Balancing work and life is a struggle most of us are all too familiar with. How do we find purpose in our every day lives, majority of which is spent working? Rashik Parmar MBE, an IBM Distinguished Engineer, shares with us his experiences and insights on finding the right balance and how he was able to benefit from every experience in his life.
By Rashik Parmar
Modern jobs seem to have no natural boundary between work and life. Mathematically your job should only occupy approximately 21% of the time you have each week, if we assume a 35-hour work week. The reality is that your mind is constantly thinking about what happened at work. When we get home the first question we get asked is “How was work today?” As we are likely to spend over 40 years in “working life”, choosing the right job should be a task we take very seriously.
The process of career selection is one that is intriguing. The most common approaches seem to be:
• Follow the path their parents defined (i.e. live the life their parents wished for)
• Emulate a role model that they had encountered either real or fictional
• Hope that the one day the right job will magically appear
These approaches might have worked well when there were clearly defined careers that would have occupied a lifetime. However, in the current marketplace, it is not unusual to expect to change careers 3-4 times in a lifetime. Also, the expectation from employers is that an individual is able to achieve “optimal performance” in a much shorter time than before. Even graduate or early career jobs demand previous work experience. The pressure to perform is intense.
To be able to find the path of success in a hyper competitive job marketplace requires a different perspective. Firstly, we have to realise that this is our life and not someone else’s. Secondly, the career is a journey and not a destination. We need to enjoy the journey and rewards need to be sufficient to create the satisfaction and happiness that invoke the motivation required to continue to perform. The outcomes created from your endeavours have to be meaningful to you. Your pride in sharing the stories of accomplishments needs to be authentic.
Having spent 34 years working at IBM as a technical professional and leader, I realised that I need to regularly review my activities and prioritise those that I find meaningful. Sure, I have to do things that I wish I did not. However, doing tasks that have an enduring meaning to me are the ones that inspire me to progress and perform. As an example, two years ago I observed an air of unhappiness at work, with relatives and friends. Wanting to reignite the latent happiness in people’s lives, I decided to write a short thought on happiness each week as a Facebook status update. Little did I know how difficult a task this was going to be. After 10 weeks, I was ready to give up. The response to each message gave me the motivation to continue. I managed to write 53 status updates and wrote a message inviting someone else to take on the challenge of writing a thought on happiness. However, everyone wanted me to continue writing these messages. This led me to create a new blog – Sunday Sprinkles – “In search of the sweetness in life”. Whilst this is probably the most challenging of projects I have decided to progress, it is the one that provides a unique meaning.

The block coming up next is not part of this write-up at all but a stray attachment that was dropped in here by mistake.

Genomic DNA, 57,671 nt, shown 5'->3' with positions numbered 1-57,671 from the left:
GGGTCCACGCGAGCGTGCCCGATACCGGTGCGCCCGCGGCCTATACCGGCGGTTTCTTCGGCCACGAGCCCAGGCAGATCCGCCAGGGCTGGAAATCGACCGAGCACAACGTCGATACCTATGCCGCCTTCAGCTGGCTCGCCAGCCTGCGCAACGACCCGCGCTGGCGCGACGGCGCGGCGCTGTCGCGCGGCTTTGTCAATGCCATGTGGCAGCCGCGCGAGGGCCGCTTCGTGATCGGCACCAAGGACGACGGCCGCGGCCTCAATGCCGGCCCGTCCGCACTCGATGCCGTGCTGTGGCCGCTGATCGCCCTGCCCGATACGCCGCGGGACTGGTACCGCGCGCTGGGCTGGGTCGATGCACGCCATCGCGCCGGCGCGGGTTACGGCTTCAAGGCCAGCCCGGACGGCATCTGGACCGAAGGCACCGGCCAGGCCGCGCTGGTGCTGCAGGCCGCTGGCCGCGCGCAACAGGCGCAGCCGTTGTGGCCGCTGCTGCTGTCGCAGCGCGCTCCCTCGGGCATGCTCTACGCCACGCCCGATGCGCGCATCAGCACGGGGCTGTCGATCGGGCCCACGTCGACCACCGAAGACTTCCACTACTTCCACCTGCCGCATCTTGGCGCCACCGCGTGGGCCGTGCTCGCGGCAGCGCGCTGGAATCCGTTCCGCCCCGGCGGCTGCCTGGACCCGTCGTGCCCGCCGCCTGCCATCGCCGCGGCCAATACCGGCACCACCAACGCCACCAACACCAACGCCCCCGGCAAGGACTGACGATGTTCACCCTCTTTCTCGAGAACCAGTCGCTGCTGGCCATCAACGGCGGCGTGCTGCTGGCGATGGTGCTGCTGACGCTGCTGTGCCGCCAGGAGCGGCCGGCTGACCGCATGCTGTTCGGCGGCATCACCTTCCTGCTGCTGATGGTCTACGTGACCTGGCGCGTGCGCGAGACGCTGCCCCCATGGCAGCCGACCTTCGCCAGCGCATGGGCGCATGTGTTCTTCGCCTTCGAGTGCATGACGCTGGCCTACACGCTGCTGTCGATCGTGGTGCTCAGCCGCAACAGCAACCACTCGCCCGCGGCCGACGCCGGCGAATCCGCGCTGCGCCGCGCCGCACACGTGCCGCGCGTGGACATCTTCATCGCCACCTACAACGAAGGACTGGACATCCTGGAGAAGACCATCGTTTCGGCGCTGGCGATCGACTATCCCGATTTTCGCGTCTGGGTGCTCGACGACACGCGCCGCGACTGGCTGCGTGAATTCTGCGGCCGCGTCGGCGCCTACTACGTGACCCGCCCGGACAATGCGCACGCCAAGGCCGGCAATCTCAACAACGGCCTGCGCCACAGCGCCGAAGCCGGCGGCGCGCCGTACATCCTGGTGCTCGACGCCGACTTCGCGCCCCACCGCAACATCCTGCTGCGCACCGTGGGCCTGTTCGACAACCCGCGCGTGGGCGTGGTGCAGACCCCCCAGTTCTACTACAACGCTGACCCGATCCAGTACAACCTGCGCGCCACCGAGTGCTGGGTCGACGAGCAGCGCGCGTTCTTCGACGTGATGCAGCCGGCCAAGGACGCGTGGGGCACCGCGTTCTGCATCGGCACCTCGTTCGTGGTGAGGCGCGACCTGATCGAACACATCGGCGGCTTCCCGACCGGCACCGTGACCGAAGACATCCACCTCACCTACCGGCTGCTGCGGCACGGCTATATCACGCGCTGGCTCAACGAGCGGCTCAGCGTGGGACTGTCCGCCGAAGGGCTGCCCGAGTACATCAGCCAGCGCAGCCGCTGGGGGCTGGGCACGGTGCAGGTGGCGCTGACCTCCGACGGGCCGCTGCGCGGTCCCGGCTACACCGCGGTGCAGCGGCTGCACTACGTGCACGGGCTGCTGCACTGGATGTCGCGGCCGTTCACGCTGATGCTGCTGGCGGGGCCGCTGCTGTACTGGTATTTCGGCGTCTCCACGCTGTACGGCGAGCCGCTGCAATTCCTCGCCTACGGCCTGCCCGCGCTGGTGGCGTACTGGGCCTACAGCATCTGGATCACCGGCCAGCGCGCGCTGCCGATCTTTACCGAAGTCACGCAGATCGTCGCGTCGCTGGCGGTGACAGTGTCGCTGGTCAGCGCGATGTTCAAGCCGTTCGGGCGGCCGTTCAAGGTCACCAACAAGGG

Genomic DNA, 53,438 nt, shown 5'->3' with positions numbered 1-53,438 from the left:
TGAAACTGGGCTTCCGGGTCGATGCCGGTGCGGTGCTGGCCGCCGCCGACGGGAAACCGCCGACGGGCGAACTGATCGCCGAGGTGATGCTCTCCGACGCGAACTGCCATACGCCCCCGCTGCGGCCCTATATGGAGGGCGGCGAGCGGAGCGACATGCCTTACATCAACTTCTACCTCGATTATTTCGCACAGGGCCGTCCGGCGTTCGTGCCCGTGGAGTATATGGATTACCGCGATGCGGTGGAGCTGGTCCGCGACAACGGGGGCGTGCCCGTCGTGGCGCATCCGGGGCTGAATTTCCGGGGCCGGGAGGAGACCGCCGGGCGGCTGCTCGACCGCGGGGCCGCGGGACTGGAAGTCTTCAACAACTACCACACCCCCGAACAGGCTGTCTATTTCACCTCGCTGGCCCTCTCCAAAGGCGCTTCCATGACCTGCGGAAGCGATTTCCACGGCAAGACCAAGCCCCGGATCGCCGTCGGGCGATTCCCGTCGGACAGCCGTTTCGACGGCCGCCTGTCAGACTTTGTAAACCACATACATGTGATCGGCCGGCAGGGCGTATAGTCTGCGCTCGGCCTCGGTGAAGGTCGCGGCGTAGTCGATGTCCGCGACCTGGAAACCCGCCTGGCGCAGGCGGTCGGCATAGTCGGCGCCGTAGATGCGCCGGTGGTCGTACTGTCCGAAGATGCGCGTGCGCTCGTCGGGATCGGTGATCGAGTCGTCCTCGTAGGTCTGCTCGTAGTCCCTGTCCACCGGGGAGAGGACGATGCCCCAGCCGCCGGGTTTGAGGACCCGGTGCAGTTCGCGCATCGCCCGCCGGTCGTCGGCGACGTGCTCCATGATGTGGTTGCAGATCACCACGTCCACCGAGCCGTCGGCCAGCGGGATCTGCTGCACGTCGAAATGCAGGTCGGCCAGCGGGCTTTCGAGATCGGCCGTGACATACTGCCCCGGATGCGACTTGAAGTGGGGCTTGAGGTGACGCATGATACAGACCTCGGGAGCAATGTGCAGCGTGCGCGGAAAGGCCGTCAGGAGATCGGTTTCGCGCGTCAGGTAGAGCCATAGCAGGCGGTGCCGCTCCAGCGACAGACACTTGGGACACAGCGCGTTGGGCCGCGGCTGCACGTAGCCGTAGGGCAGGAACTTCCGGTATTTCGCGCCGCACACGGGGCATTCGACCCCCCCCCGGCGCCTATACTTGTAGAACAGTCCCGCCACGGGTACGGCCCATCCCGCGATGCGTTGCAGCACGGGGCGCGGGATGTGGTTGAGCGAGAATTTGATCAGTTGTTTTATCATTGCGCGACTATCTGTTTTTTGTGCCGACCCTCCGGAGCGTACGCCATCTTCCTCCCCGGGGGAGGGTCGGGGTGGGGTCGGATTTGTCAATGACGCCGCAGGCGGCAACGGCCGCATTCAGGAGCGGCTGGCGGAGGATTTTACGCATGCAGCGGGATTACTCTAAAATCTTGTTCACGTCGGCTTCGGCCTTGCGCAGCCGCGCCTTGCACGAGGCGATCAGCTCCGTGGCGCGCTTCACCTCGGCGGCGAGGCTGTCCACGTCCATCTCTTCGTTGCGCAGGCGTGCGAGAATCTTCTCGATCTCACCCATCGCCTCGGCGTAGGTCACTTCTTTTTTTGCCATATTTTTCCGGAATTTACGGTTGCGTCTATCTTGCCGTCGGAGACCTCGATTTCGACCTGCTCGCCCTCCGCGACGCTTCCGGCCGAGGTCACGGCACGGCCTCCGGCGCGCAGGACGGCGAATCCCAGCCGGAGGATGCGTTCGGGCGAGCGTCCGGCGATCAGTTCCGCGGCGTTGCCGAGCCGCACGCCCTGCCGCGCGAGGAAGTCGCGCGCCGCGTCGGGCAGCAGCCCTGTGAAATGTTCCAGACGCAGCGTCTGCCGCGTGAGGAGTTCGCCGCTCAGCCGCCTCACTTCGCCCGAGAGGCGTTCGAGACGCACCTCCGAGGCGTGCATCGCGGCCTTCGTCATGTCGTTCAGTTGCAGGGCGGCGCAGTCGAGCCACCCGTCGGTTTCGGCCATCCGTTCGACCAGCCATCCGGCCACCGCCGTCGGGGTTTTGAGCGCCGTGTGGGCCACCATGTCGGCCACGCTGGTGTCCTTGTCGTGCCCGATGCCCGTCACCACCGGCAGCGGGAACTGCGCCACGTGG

Through this journey, I have learned that we all perform multiple roles and we need to define the right suite of goals for each of these roles. Having clear goals for each role allows us to decide which projects or tasks we should accept into our worklist. This list of goals allows us to be sincere with our employers, colleagues, friends and loved ones. No one can predict the future, but this approach provides the framework for making the right decisions as the reality of life unfolds every second. More importantly you are able to be truly present in every moment and completely benefit from every experience in your life. You too can have a meaningful life and career.
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